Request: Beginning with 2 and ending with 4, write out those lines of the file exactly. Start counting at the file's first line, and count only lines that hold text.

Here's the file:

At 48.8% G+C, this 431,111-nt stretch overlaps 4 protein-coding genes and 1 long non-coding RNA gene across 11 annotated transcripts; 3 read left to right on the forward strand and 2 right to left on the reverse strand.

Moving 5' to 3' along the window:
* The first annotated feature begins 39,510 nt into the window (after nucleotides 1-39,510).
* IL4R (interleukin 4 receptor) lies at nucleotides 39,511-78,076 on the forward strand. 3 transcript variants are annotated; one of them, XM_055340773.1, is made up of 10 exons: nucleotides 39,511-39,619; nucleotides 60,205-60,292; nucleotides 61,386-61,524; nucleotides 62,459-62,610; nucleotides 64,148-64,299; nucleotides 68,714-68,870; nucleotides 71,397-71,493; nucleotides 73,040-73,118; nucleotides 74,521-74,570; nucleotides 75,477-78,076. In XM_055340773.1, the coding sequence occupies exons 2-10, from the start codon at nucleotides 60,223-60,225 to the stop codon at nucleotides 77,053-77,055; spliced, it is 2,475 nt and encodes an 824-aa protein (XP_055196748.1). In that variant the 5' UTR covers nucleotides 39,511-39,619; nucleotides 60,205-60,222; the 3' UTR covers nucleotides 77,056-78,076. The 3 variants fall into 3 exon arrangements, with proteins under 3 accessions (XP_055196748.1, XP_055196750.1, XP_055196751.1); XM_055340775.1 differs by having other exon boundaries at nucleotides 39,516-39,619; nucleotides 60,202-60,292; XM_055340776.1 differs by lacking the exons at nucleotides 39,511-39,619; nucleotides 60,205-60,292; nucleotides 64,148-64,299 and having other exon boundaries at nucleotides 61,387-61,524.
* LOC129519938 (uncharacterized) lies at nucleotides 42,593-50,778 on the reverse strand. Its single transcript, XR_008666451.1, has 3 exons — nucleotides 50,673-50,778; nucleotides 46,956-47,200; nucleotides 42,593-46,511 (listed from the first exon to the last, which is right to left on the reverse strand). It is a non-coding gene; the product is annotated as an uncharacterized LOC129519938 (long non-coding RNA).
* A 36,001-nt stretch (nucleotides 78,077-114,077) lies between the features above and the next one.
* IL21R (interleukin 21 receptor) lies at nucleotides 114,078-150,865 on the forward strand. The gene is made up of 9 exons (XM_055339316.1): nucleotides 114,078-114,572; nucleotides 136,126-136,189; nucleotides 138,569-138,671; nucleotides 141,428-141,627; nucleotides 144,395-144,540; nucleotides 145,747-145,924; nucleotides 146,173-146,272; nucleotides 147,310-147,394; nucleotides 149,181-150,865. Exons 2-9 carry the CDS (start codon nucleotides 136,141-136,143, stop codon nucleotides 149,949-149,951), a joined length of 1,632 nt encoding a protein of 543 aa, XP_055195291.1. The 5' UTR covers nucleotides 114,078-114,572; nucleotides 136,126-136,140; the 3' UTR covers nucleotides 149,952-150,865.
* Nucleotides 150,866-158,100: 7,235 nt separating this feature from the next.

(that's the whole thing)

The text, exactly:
Moving 5' to 3' along the window:
* The first annotated feature begins 39,510 nt into the window (after nucleotides 1-39,510).
* IL4R (interleukin 4 receptor) lies at nucleotides 39,511-78,076 on the forward strand. 3 transcript variants are annotated; one of them, XM_055340773.1, is made up of 10 exons: nucleotides 39,511-39,619; nucleotides 60,205-60,292; nucleotides 61,386-61,524; nucleotides 62,459-62,610; nucleotides 64,148-64,299; nucleotides 68,714-68,870; nucleotides 71,397-71,493; nucleotides 73,040-73,118; nucleotides 74,521-74,570; nucleotides 75,477-78,076. In XM_055340773.1, the coding sequence occupies exons 2-10, from the start codon at nucleotides 60,223-60,225 to the stop codon at nucleotides 77,053-77,055; spliced, it is 2,475 nt and encodes an 824-aa protein (XP_055196748.1). In that variant the 5' UTR covers nucleotides 39,511-39,619; nucleotides 60,205-60,222; the 3' UTR covers nucleotides 77,056-78,076. The 3 variants fall into 3 exon arrangements, with proteins under 3 accessions (XP_055196748.1, XP_055196750.1, XP_055196751.1); XM_055340775.1 differs by having other exon boundaries at nucleotides 39,516-39,619; nucleotides 60,202-60,292; XM_055340776.1 differs by lacking the exons at nucleotides 39,511-39,619; nucleotides 60,205-60,292; nucleotides 64,148-64,299 and having other exon boundaries at nucleotides 61,387-61,524.